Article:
‎What is the difference between NFTs and tokens? 

First of all, let's understand one thing, there are two kinds of protocols. 

One is ERC20 and the second is ERC721. 

ERC20 is a fungible token whereas ERC721 is a non-fungible token. The nonfungible token is what you call an NFT.

Fungible token is like your cryptocurrency. It is like the paper currency, but it is decentralised and not linked to exchange rates set by central banks. 

NFT is unique. Any product or any asset which has digital representation can be called NFT. For example, an artist can price his or her asset through a set price as an NFT. 

NFT is unique to the individual, there can be only one owner of that NFT. You can trade your NFTs and people buy them from you in marketplaces.

NFT is something that is going to come in a big way even into the B2B industry.  

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When you sell blockchain to organizations, do you talk to the IT guy first or do you talk to the CEO and CFO because they understand the business value of blockchain?

Blockchain is not like a regular technology. It is not a mobile application that you can simply go to an organization and implement. It is an ecosystem play. 

When you say ecosystem play, it means you have to create a sort of consortium as an entity. 

You have to bring your supplier, the customers, or your partners together and start using it. So selling blockchain is not an easy game and it is not something an IT guy can make a decision on easily. There has to be a business angle when you sell.

So when we go to companies, and customers, we mostly connect with the CXO level folks like CEOs, CFOs, CTOs, etc to take our use cases forward.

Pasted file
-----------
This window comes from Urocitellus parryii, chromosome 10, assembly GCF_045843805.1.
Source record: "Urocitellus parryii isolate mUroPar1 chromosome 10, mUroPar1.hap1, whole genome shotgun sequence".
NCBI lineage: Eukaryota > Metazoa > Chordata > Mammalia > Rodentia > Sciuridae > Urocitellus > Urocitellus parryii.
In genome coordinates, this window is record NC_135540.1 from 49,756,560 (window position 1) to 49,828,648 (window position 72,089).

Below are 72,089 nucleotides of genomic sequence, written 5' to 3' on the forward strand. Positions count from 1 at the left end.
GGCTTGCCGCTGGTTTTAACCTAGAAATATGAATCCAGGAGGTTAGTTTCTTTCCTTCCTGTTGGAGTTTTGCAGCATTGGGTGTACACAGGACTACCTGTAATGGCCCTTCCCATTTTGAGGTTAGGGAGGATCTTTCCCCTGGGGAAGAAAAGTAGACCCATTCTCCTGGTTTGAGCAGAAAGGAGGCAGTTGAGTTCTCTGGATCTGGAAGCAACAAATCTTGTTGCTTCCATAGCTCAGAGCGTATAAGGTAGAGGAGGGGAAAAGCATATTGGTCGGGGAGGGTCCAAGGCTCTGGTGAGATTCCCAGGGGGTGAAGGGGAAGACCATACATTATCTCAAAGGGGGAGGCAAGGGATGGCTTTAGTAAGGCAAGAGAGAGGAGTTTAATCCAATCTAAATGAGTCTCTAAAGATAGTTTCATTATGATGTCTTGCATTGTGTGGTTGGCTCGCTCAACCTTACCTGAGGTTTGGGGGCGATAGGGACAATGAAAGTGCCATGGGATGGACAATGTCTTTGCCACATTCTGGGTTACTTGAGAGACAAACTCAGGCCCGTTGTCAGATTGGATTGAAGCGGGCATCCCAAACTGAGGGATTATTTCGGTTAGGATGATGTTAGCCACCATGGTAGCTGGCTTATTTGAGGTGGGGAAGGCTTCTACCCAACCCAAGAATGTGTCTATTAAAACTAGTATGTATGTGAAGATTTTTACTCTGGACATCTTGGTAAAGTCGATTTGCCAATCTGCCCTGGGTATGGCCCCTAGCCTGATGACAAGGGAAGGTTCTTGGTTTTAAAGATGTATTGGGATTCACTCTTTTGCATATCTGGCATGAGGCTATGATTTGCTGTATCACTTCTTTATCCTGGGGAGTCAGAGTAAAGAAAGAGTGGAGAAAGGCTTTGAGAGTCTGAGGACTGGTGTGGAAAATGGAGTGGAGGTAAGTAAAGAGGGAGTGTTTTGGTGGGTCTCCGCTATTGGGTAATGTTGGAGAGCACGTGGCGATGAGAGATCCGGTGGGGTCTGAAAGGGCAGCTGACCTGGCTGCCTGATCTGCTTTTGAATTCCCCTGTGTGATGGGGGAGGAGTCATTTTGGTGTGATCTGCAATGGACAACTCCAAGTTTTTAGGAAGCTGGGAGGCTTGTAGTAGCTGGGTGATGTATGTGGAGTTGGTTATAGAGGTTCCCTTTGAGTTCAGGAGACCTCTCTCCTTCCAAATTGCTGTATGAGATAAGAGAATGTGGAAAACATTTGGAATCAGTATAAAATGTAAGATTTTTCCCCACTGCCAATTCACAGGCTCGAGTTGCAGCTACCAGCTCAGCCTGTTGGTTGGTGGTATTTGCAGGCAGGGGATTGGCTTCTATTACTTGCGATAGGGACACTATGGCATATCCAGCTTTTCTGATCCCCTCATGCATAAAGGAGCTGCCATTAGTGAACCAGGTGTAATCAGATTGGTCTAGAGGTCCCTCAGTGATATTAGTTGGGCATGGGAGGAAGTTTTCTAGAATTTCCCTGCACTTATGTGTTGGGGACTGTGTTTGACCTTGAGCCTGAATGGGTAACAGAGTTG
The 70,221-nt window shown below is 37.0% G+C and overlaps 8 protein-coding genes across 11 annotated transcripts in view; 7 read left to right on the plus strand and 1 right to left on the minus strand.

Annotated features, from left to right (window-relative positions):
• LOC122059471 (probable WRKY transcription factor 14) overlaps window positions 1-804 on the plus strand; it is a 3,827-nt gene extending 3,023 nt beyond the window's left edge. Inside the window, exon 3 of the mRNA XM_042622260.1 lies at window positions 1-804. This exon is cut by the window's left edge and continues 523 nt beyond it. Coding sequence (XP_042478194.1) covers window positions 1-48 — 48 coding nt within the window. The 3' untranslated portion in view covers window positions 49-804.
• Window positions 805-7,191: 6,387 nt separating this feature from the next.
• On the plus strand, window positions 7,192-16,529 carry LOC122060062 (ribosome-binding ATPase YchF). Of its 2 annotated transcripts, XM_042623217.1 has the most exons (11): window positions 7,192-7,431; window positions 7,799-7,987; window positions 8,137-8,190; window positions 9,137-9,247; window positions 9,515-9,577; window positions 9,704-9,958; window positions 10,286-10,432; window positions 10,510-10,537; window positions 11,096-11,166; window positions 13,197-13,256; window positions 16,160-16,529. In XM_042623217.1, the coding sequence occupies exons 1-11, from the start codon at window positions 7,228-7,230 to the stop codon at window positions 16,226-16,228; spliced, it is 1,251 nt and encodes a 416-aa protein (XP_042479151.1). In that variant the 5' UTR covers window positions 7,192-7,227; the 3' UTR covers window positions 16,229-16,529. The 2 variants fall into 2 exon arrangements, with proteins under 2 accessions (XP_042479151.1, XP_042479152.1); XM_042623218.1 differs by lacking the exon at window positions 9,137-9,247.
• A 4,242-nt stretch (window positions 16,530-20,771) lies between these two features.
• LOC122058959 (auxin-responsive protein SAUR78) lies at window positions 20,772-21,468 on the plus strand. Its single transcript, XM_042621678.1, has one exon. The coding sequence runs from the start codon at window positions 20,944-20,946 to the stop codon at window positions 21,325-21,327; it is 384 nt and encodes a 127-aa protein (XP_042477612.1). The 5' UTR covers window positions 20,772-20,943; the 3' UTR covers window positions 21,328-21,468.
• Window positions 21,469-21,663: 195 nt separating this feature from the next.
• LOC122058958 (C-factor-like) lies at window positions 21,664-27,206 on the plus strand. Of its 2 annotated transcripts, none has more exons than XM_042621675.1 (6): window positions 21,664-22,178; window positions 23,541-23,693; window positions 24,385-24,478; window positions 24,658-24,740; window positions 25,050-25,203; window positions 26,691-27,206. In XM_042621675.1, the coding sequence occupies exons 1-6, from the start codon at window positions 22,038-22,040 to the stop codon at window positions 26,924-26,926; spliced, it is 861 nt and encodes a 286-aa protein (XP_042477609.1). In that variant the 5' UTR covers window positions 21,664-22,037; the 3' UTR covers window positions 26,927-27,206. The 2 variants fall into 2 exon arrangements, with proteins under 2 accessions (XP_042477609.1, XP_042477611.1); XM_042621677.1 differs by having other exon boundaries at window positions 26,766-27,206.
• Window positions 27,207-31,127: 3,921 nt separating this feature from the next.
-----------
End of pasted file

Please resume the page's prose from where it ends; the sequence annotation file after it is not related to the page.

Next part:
There is a lot of education required in identifying the right use case and then convincing the customer to go for some kind of platform or application based on blockchain. 

‎‎In organizations, do you see a growing need to move away from these centralized systems and towards decentralization? 

I can tell you one thing, as of today most global banks and companies have started doing something related to blockchain. Banks have to innovate or go out of business in the next five to ten years. 

The whole immutability and transparency aspect of blockchain is transformational change. By adopting blockchain technology in your organization there will be easy audit and tracking of data. 

As central banks launch stable coins, banks need to have blockchain technology. Tokenization is real and decentralized finance will be real. 

Do chartered accountants also have to understand how to reconcile blockchain transactions? How can we stay up to date with this? 

Yes! It is important for even accountants to really understand what blockchain is, how it functions and what would be the potential impact of blockchain technology on the accounting side. 

In fact, we are working with one of the FinTech companies where we are talking about auto reconciliation and settlement.

What does this mean? When we are talking about auto reconciliation settlement, there is no need for reconciliation manually. 

Reconciliation will happen automatically through the platform and relationships between buyers and suppliers or your customers and banks would be reconciled automatically. 

Payments would be happening through smart contracts using escrow services. If, as an accountant, you don't understand what all this means then you will fall behind.   

Accounting practices will change because blockchain will connect your partners, suppliers, customers, and banks all on the same network and ledger. This alone will make accountants reskill themselves.